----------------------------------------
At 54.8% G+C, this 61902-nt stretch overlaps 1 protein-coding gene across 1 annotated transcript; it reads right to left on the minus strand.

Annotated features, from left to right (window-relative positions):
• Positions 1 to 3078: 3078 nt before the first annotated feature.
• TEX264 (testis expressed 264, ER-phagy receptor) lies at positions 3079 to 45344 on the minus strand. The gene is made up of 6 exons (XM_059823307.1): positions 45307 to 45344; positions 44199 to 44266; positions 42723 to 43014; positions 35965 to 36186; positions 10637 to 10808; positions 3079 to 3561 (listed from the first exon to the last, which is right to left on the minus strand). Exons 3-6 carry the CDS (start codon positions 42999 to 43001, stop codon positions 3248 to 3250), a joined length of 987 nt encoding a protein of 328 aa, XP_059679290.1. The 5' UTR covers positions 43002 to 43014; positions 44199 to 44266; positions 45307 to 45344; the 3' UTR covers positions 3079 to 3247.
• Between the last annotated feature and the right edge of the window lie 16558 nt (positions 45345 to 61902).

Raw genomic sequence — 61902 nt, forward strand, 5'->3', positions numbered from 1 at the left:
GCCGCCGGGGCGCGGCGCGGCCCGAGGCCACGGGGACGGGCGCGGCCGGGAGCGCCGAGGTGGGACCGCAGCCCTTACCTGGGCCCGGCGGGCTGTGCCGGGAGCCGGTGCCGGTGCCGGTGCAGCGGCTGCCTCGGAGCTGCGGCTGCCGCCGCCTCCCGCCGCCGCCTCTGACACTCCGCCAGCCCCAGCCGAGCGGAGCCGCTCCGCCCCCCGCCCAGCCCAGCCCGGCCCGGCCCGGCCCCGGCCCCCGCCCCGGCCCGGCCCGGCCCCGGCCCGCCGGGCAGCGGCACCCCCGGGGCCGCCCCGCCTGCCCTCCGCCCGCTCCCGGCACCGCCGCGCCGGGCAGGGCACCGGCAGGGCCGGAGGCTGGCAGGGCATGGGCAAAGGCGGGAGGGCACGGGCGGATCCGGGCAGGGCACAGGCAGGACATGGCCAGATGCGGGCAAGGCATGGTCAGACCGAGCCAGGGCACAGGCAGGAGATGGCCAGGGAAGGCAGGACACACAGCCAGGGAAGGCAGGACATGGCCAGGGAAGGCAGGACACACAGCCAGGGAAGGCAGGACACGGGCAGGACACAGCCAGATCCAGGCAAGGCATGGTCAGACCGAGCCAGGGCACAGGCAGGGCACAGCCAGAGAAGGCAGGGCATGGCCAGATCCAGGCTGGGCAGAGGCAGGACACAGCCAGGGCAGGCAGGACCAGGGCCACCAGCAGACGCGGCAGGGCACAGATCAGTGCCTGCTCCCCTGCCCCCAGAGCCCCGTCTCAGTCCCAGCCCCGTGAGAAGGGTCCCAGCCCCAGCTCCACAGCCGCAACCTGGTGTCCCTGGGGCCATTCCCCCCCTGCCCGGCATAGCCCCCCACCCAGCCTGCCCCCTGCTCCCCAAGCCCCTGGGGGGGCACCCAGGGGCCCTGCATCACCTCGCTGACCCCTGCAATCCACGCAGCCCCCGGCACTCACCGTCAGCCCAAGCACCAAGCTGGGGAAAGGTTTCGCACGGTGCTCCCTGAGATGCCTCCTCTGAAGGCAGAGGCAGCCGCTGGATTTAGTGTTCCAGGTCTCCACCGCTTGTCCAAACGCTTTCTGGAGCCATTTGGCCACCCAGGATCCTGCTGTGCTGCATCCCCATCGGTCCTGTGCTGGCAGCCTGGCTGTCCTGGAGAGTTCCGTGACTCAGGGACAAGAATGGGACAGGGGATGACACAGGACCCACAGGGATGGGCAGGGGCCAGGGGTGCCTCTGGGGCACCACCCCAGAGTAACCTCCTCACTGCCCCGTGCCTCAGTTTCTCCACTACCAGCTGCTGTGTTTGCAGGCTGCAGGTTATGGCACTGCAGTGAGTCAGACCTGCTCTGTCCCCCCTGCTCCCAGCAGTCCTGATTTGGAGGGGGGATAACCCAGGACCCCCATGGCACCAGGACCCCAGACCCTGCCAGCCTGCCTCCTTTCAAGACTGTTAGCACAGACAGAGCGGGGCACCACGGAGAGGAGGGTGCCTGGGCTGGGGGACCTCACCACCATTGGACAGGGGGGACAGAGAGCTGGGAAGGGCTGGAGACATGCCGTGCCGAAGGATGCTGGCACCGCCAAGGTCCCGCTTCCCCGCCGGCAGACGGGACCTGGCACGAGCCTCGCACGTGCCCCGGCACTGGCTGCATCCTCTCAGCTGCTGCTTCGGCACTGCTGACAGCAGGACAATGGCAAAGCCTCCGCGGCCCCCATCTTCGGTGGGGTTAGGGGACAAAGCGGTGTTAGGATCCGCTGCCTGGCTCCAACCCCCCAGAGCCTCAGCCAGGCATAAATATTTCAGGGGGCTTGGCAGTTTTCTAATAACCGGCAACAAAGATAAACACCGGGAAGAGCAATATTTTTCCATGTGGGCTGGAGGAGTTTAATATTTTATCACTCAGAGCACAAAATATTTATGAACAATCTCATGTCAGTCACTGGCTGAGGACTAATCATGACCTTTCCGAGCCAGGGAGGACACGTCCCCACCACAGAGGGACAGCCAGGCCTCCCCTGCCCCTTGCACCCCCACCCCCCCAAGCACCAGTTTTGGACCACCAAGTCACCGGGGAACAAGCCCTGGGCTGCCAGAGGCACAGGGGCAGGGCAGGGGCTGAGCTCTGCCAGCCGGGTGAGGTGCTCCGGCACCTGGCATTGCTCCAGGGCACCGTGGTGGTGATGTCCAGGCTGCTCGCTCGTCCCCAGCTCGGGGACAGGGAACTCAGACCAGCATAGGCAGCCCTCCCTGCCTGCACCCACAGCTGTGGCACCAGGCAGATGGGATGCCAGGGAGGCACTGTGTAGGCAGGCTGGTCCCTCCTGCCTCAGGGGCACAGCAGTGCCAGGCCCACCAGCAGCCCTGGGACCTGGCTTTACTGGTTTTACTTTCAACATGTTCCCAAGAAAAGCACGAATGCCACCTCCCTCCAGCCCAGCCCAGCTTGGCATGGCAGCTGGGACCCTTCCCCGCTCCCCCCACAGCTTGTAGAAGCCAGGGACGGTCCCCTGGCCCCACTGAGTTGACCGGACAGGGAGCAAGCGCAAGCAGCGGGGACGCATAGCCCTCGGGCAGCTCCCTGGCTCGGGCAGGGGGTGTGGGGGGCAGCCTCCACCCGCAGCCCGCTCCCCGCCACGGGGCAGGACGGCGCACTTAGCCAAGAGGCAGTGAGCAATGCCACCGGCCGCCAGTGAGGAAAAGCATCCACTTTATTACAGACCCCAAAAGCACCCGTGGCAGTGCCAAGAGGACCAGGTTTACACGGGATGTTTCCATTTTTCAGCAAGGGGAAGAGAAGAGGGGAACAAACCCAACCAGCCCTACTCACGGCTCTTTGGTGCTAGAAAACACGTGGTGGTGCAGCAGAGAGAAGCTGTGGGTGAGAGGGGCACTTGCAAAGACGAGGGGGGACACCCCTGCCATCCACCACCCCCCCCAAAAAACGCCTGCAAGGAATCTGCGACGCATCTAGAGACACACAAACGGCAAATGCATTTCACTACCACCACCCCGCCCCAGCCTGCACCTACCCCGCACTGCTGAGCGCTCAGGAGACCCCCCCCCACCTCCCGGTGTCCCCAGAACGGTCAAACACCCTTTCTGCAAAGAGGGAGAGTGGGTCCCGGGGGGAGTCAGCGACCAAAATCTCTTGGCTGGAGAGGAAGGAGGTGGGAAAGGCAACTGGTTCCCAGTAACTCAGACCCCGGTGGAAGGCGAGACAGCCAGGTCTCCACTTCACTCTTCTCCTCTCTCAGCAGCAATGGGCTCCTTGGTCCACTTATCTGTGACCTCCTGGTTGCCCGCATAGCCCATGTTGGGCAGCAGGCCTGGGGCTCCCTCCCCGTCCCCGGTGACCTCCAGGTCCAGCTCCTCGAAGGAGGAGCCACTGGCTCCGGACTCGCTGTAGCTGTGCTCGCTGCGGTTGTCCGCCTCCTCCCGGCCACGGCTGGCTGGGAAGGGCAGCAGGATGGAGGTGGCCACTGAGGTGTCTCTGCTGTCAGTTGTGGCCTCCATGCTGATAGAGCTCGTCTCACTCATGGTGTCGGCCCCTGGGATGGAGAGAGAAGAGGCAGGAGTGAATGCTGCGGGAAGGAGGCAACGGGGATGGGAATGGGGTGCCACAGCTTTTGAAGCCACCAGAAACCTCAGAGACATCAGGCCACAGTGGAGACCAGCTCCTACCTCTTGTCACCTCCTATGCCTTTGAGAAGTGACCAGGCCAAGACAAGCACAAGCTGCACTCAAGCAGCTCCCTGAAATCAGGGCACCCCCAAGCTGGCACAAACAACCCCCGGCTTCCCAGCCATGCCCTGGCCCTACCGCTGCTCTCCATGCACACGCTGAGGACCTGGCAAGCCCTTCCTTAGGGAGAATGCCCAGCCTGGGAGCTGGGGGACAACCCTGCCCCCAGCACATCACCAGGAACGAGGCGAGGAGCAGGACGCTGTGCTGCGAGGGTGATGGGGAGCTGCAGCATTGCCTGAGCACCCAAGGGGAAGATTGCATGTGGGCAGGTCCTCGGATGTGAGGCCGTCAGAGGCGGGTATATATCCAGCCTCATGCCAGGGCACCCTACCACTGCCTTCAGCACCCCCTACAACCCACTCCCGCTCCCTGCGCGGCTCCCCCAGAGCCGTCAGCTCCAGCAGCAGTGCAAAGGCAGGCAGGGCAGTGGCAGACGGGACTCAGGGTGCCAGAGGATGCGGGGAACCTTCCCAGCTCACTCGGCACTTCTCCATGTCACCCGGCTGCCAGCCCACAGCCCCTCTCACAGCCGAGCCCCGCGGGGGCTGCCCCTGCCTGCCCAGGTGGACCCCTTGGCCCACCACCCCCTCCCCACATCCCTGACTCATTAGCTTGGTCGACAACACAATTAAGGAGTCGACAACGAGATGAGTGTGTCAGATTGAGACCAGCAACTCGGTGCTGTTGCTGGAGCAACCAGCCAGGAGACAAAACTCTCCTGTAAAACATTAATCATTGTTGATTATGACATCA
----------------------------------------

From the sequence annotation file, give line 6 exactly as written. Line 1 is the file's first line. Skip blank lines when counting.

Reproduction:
Raw genomic sequence — 61902 nt, forward strand, 5'->3', positions numbered from 1 at the left: